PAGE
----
However, it was not long before I found myself totally engrossed in this book. Xylara or Lara, as everyone calls her, to my relief is the first-person narrator. Her country is at war. A terrifying army of horseback barbarians who call themselves the People of the Plains has invaded.
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However, it was not long before I found myself totally engrossed in this book. Xylara or Lara, as everyone calls her, to my relief is the first-person narrator. Her country is at war. A terrifying army of horseback barbarians who call themselves the People of the Plains has invaded. Lara has bucked royal tradition to become a healer; she divides her time between nursing the wounded of her own side, and nursing the enemy wounded in the prisoner-of-war camp on the castle grounds.
This comes to the attention of the Plains Warlord, a handsome blue-eyed man named Keir. When he goes to Xymund to demand surrender, Keir also demands tribute: Lara will become his warprize. Xymund all too readily agrees. Stripped of her belongings and clothing, Lara is given to Keir.
She assumes that she will be made a sex slave, or perhaps even a camp follower. But she is treated unexpectedly well, except when she accidentally offends Plains custom. Lara makes a life for herself in the camp, healing the wounded, and is frequently confronted with strange traditions that seem barbaric to her. Slowly, she comes to understand her strange captors. She also grows closer to the enigmatic Keir.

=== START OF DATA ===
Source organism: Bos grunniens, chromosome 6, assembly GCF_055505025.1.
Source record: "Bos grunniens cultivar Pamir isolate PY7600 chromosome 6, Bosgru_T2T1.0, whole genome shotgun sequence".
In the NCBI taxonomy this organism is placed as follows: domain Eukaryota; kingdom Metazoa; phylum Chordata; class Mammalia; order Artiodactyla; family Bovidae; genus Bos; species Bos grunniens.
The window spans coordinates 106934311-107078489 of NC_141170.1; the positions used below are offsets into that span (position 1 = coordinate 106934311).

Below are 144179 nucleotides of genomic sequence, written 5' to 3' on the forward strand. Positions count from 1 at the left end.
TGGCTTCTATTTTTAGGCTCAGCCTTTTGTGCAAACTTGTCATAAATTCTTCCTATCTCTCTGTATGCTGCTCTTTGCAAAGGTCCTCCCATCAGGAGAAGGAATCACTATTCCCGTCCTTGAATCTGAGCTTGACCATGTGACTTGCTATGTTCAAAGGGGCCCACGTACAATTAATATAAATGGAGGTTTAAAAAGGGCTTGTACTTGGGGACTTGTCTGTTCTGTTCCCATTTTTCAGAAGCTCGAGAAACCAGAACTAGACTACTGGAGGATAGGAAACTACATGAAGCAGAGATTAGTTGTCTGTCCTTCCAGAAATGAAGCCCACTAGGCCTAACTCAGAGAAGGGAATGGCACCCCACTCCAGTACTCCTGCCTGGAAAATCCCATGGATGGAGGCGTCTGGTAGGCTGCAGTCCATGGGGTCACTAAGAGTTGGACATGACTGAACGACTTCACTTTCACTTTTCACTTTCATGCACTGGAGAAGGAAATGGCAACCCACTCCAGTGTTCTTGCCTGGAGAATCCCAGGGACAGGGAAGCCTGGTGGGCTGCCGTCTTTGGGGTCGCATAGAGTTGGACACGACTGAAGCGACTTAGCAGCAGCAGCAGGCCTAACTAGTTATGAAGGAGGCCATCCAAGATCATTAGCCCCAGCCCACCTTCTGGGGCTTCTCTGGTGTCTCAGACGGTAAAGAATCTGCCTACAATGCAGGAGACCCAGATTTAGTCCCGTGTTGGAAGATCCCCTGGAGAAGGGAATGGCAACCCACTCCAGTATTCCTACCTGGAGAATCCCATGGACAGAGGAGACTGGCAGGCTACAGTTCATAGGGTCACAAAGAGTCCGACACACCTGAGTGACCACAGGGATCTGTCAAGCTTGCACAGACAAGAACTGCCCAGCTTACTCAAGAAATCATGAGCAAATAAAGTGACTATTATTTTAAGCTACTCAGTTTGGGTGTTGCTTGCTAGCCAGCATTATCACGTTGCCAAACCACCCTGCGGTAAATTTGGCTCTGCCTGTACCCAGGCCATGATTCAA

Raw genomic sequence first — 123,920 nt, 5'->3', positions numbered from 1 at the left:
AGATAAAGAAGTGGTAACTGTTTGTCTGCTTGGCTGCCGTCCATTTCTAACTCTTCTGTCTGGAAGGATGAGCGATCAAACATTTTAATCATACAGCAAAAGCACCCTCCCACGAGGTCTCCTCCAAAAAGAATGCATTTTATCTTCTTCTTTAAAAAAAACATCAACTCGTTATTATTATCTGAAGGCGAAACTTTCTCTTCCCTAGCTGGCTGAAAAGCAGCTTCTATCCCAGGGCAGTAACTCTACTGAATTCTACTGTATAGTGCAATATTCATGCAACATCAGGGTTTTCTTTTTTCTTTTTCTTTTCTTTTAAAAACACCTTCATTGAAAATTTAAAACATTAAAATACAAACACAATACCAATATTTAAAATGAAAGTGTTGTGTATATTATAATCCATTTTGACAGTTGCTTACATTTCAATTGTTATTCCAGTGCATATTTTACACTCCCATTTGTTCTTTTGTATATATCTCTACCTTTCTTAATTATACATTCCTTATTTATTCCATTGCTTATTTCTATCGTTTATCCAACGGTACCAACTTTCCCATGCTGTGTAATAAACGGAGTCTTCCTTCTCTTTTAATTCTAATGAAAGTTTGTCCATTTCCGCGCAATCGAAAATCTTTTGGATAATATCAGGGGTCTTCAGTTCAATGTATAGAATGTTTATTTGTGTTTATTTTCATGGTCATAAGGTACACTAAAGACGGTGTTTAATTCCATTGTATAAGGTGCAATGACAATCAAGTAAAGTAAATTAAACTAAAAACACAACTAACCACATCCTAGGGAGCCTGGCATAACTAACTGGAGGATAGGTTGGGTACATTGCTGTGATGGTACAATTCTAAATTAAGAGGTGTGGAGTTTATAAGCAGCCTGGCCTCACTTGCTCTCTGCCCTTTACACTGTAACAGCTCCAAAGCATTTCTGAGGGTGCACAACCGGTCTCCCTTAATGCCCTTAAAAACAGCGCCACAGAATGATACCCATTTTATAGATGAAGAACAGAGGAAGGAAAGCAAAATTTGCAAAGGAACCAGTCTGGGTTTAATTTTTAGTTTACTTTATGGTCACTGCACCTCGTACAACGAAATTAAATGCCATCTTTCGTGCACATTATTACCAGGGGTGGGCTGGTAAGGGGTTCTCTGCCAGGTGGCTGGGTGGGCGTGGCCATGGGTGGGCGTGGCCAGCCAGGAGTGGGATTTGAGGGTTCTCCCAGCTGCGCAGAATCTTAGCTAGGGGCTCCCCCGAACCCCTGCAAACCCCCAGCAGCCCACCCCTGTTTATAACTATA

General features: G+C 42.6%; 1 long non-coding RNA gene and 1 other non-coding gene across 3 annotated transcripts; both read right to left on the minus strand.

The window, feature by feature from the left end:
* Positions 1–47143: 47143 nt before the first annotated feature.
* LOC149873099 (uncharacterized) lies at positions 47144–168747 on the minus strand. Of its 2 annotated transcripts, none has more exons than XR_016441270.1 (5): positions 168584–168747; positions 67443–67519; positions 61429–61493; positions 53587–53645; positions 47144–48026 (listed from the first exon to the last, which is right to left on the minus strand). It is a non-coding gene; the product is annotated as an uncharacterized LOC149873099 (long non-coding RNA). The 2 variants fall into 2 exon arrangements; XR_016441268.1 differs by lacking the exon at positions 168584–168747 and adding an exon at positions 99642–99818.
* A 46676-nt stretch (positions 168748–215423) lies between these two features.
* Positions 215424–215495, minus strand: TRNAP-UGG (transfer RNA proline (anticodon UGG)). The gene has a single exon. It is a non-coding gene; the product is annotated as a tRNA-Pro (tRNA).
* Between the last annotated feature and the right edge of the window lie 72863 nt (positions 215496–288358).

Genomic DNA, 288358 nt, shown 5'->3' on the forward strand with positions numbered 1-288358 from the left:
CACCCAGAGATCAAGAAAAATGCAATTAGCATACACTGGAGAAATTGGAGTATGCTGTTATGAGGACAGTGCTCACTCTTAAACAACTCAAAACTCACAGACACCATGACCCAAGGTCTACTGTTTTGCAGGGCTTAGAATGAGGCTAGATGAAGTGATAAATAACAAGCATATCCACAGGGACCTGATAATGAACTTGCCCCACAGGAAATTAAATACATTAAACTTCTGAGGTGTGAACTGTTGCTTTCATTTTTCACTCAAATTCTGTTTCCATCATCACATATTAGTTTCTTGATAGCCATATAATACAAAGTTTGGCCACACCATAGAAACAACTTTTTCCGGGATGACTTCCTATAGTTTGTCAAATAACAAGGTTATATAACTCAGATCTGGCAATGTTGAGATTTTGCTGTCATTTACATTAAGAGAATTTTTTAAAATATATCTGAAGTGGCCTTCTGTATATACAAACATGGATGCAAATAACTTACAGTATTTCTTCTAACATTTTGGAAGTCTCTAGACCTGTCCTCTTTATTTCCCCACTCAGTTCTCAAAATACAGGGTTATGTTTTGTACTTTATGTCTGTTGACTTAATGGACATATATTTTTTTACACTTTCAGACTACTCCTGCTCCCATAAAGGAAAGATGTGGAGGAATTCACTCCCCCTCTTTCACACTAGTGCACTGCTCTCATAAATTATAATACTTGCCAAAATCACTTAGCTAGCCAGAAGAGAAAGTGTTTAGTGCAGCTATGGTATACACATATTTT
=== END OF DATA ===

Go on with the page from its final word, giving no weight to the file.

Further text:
In fact, this is a book about a clash of cultures. As a member of one society plunged into another, Lara misunderstands a great deal, until the end of the novel when all is revealed.
Lara is a heroic sort of heroine, always sacrificing herself for the good of her people and tending the wounds of her enemies as well as her friends. The fact that the entire novel is told from her point of view, and that she is completely bewildered most of the time, helps to lessen the impact of her virtuousness. Keir is a great hero. He understands Lara as little as she understands him, but his unfailing respect for her won my heart.
The plot stems from realistic characters and their different cultures, not from sorcery. There are a few non-parallel paragraphs and other writing glitches that remind me that Elizabeth Vaughan is a first-time author one who deserves a better editor.
The author sees fit to endow a few characters with annoying accents, for no reason that I could fathom. Since this is the first of a trilogy, plan on getting the next one, too.
With any luck, this is the beginning of a long and prolific career. Buy Warprize by Elizabeth Vaughan:.
Desert Isle Keeper
Start your review of Warprize Chronicles of the Warlands, 1 Write a review Shelves: historical Warprize disappointed me. I had my first clue a few pages in when I realized the prose I could expect would be basic at best, for a romantic fantasy. I liked the hero Keir -he was to all appearances strong and charming and everything nice, an admittedly refreshing change from the Warprize disappointed me. I tried to fold it, but the material slipped and slid, the dress ending up on the floor every time. Tired, frustrated and upset, I finally gave up and left it lay on one of the benches.